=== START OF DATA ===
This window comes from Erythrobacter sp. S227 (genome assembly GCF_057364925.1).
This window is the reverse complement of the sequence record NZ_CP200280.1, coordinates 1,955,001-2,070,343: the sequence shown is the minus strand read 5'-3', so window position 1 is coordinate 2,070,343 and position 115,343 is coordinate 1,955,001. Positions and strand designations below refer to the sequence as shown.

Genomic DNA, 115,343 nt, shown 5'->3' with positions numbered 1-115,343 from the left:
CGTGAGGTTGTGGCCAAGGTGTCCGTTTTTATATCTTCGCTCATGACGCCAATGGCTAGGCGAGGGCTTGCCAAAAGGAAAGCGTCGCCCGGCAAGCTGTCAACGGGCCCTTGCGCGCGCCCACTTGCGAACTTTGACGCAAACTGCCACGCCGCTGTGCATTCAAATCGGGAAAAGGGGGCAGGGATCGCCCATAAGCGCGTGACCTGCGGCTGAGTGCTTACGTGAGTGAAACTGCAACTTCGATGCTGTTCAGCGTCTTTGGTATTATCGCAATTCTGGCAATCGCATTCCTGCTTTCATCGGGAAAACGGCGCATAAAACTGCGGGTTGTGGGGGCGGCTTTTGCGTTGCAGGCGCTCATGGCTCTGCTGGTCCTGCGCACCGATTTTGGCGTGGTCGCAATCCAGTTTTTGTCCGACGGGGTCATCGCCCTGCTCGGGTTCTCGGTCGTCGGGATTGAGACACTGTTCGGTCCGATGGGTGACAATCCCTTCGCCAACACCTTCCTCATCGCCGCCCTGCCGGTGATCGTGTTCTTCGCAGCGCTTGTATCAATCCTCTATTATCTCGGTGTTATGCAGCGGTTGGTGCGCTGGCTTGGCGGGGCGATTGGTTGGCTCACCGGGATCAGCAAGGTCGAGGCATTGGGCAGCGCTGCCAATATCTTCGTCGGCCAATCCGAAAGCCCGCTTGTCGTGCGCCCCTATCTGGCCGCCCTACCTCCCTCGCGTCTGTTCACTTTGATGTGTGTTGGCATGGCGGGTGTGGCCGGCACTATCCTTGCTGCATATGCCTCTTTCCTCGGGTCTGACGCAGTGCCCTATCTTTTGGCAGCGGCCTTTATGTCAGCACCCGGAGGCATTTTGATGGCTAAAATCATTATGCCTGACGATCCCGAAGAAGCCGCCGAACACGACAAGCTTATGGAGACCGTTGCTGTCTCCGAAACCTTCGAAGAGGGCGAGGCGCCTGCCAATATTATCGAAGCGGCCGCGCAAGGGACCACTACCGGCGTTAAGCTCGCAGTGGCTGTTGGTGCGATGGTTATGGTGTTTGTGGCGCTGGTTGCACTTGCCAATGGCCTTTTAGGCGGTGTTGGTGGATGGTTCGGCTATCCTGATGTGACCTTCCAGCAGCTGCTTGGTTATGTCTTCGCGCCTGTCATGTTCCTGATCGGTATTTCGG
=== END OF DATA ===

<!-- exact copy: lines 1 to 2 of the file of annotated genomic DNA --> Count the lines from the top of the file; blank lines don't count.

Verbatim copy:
This window comes from Erythrobacter sp. S227 (genome assembly GCF_057364925.1).
This window is the reverse complement of the sequence record NZ_CP200280.1, coordinates 1,955,001-2,070,343: the sequence shown is the minus strand read 5'-3', so window position 1 is coordinate 2,070,343 and position 115,343 is coordinate 1,955,001. Positions and strand designations below refer to the sequence as shown.